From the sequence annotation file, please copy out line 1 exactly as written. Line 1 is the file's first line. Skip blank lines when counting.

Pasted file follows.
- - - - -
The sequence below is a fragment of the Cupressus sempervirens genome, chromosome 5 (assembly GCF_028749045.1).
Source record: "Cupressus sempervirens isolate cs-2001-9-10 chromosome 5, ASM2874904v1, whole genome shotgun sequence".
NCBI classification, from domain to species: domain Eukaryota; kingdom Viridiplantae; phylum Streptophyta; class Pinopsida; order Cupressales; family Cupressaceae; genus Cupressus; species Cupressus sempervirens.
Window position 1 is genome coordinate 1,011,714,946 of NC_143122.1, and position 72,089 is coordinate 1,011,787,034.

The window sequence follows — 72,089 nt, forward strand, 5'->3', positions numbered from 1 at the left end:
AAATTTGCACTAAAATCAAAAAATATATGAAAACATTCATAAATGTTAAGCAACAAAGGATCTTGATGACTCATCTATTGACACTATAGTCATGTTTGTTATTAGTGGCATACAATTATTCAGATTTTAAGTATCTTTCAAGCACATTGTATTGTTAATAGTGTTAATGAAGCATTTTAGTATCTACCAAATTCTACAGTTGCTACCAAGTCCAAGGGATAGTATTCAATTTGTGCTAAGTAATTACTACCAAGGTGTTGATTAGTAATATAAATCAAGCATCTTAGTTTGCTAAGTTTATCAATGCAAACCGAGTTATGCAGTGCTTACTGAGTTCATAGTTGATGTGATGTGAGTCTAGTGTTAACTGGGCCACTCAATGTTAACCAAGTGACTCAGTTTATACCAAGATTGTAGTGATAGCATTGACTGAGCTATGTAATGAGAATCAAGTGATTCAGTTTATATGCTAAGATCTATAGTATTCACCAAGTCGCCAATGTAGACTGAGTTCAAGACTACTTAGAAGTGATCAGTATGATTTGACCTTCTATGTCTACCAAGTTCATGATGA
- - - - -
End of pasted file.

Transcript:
The sequence below is a fragment of the Cupressus sempervirens genome, chromosome 5 (assembly GCF_028749045.1).